Similarly, Guo Meimei, now a household name, said she was being stalked and even threatened in early September, after she bragged in a micro blog post about her wealth and - untruthfully - claimed to hold a position at the Red Cross Society of China.
Bloggers launched a vast campaign boycotting a song she released online and an online game she endorsed. They satirized her plastic surgeries and gossiped about her whereabouts. In a recent interview with China Daily, Guo said the animosity she stirred was so intense that she had even considered suicide.
"I feel like I am an enemy of the state," she said. "The truth is that I am just a stupid girl who did something really stupid. No matter what I do, nobody wants to forgive me."
Celebrities are more likely to become the targets of the word-of-mouth maelstrom online. Yang Lan, for instance, a famous TV anchorwoman, came under tremendous pressure as bloggers dug into her connections with China-Africa Hope Project, an organization set up by a prominent philanthropist, Lu Junqing, that became controversial because he empowered his 24-year-old daughter to manage the charity's substantial donated funds.
Bloggers questioned whether the purpose of Lu's initiative was charity or cashing in on donators. Rumors held sway on micro blogs.
A recent study from University of Michigan suggests that it is crucial that people distinguish between the truth and unfounded rumors in online social media, where vast amounts of information are easily spread across a large network by sources of unverified authority.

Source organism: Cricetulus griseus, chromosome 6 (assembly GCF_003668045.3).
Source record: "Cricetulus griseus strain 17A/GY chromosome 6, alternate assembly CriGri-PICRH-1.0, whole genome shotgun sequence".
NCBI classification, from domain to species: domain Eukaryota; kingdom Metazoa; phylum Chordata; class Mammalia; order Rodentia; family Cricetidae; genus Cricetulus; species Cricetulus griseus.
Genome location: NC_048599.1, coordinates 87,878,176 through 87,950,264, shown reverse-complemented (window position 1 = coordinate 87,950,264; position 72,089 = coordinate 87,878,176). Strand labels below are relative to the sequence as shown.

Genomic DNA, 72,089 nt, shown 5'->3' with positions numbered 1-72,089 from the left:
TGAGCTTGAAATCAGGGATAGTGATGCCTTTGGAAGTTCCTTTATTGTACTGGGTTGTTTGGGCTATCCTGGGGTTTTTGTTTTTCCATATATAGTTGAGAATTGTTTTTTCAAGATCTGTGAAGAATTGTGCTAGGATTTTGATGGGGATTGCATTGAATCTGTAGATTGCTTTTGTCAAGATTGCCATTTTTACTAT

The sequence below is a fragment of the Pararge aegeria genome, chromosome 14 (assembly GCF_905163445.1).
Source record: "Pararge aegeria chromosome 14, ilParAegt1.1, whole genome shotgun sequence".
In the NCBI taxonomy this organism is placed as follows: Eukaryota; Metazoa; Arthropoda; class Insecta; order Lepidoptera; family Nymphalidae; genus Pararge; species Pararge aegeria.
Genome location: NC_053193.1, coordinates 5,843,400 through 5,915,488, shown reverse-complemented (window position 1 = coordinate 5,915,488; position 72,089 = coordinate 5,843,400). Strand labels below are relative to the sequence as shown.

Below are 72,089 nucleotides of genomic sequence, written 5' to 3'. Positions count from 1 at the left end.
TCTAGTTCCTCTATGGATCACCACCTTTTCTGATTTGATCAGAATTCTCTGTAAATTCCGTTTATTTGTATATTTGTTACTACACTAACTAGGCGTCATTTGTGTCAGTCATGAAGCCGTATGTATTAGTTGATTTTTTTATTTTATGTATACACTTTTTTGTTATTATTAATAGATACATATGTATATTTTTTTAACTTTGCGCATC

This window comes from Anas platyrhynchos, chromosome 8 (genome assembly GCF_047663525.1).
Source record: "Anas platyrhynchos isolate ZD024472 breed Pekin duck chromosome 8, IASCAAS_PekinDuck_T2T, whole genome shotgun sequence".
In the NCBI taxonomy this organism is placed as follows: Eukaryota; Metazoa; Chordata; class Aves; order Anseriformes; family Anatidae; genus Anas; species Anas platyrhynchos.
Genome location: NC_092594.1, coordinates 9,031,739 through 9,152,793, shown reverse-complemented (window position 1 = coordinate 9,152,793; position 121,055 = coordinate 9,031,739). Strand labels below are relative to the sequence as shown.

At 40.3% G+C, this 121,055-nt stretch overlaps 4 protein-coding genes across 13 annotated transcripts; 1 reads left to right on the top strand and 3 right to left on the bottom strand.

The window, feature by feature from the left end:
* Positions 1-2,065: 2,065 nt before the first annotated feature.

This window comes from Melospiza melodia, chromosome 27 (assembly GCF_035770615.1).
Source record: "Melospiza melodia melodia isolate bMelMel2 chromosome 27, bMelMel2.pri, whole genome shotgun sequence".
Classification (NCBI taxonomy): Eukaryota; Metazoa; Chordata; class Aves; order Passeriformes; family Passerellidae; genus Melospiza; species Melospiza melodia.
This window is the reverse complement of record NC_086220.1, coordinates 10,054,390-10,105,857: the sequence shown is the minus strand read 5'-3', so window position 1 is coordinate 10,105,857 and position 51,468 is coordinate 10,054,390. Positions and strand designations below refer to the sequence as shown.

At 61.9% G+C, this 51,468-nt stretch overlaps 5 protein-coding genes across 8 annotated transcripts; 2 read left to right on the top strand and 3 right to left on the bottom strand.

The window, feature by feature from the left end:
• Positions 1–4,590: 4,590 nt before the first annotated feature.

According to Xie Gengyun, author of the 2010 China Micro Blog Annual Report and deputy dean at the Arts and Humanities Research Institute at Shanghai Jiaotong University, micro blogs can generate and spread unfounded rumors, such as the "Shanxi earthquake" and "Louis Cha's death".
"Micro-bloggers are currently the better-educated people in China. But users will soon include those at the grassroots level, and the function of micro blogs will change from celebrity-watching to online socializing and venting about life's disappointments," Xie said.
China's Internet, with more registered users than any other nation, is a lively forum for public opinion, said Xinhua News Agency. But "concocting rumors is itself a social malady, and the spread of rumors across the Internet presents a massive social threat."
The micro blog platform tends to breed more rumors and assaults than other channels because of the limited amount of characters each post can use, according to Xiong Yihan, a sociologist with Fudan University.
"The word limit has made it hard to present a balanced and fair opinion. Besides, posts with extreme views are more likely to be forwarded online, because they satisfy people's thirst for the unknown," Xiong said.
Xiong said Internet companies should suspend the accounts of users who spread rumors or libelous statements.